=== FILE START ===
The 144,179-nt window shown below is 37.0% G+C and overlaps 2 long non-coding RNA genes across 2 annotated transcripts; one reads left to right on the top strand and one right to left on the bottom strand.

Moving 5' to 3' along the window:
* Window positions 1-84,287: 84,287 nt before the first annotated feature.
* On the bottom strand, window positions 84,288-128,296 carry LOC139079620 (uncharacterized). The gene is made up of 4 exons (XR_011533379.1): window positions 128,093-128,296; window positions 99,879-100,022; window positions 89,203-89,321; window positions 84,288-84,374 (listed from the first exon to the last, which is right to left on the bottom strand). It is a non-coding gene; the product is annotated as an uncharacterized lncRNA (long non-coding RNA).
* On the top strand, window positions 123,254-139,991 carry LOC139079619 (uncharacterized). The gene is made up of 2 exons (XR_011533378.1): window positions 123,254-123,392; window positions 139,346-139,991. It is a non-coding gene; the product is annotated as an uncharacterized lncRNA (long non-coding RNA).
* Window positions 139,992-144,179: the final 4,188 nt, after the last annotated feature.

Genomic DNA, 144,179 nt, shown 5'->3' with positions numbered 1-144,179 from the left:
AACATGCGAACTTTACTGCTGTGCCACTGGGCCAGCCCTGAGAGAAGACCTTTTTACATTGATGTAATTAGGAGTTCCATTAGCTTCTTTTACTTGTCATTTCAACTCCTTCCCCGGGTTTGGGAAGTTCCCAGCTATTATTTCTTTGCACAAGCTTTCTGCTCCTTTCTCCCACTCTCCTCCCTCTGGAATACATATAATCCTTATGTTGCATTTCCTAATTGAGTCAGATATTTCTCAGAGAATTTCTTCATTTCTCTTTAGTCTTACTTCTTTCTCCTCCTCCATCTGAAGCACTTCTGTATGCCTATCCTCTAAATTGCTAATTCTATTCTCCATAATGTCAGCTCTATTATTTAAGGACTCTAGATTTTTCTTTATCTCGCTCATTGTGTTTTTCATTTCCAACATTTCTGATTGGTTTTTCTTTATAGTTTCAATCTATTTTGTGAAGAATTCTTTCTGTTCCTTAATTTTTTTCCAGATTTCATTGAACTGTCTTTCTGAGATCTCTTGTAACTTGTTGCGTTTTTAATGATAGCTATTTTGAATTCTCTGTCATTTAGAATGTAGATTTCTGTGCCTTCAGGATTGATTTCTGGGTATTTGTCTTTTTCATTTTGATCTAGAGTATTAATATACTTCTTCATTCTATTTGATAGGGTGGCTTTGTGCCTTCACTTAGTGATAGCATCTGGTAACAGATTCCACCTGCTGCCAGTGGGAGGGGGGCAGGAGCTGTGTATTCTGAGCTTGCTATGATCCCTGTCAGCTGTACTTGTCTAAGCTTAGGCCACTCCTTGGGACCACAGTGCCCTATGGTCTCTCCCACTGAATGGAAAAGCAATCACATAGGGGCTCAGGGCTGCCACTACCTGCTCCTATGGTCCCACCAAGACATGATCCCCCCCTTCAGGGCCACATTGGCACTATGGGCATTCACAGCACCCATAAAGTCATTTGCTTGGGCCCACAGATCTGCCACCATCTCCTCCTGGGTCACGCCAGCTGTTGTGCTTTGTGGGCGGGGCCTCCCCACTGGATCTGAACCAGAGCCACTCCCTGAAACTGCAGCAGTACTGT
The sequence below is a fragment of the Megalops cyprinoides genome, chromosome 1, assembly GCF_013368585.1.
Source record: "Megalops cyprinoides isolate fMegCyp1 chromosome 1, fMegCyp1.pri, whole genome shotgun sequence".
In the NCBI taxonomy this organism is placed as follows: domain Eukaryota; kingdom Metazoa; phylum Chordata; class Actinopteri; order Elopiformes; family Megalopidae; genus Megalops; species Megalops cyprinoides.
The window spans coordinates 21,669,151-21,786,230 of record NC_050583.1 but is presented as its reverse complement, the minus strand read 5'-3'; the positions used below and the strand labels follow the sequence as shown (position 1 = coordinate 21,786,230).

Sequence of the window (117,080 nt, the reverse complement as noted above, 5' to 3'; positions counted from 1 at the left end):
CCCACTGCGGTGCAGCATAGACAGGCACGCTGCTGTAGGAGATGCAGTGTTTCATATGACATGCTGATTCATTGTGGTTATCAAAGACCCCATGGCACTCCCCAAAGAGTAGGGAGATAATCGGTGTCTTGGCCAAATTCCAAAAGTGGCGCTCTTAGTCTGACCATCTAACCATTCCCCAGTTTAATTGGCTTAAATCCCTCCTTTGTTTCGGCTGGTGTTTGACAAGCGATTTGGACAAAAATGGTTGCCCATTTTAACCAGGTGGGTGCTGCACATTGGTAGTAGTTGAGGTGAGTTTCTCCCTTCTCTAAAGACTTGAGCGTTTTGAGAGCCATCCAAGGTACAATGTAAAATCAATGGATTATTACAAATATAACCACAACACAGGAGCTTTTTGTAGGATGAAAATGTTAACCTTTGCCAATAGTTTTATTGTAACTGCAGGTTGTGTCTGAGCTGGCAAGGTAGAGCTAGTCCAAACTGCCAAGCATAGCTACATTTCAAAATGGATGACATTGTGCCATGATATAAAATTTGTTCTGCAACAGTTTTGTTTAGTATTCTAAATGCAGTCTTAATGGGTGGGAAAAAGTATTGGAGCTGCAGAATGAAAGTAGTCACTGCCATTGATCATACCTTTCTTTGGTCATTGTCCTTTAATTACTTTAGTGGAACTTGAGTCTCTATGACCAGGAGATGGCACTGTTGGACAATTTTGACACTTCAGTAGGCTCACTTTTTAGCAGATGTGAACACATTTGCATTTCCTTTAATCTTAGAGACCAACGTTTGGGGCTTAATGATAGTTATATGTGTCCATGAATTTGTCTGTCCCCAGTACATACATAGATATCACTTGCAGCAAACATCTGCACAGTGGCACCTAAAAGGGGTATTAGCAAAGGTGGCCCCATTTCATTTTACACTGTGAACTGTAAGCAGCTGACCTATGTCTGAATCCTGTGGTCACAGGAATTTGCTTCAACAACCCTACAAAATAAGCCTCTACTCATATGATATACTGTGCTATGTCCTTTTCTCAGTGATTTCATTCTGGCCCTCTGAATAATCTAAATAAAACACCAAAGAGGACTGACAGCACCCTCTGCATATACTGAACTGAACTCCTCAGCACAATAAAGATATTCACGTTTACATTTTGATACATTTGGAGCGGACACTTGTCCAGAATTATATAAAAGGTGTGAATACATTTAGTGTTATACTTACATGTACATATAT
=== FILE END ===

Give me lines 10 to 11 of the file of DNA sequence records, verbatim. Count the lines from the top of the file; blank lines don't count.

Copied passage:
Source record: "Megalops cyprinoides isolate fMegCyp1 chromosome 1, fMegCyp1.pri, whole genome shotgun sequence".
In the NCBI taxonomy this organism is placed as follows: domain Eukaryota; kingdom Metazoa; phylum Chordata; class Actinopteri; order Elopiformes; family Megalopidae; genus Megalops; species Megalops cyprinoides.